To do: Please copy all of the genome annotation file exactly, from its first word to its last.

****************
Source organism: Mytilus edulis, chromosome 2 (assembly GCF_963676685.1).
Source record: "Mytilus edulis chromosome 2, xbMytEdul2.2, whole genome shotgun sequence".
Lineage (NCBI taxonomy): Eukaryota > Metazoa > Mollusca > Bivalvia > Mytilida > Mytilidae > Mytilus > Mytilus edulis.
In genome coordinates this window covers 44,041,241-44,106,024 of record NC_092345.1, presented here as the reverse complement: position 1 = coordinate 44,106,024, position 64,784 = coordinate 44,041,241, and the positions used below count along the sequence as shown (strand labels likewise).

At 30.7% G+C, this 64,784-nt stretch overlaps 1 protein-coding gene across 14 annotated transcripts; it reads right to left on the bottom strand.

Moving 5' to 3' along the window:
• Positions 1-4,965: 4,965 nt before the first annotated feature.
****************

Source organism: Mytilus edulis, chromosome 2 (assembly GCF_963676685.1).
Source record: "Mytilus edulis chromosome 2, xbMytEdul2.2, whole genome shotgun sequence".
Lineage (NCBI taxonomy): Eukaryota > Metazoa > Mollusca > Bivalvia > Mytilida > Mytilidae > Mytilus > Mytilus edulis.
In genome coordinates this window covers 44,041,241-44,106,024 of record NC_092345.1, presented here as the reverse complement: position 1 = coordinate 44,106,024, position 64,784 = coordinate 44,041,241, and the positions used below count along the sequence as shown (strand labels likewise).

At 30.7% G+C, this 64,784-nt stretch overlaps 1 protein-coding gene across 14 annotated transcripts; it reads right to left on the bottom strand.

Moving 5' to 3' along the window:
• Positions 1-4,965: 4,965 nt before the first annotated feature.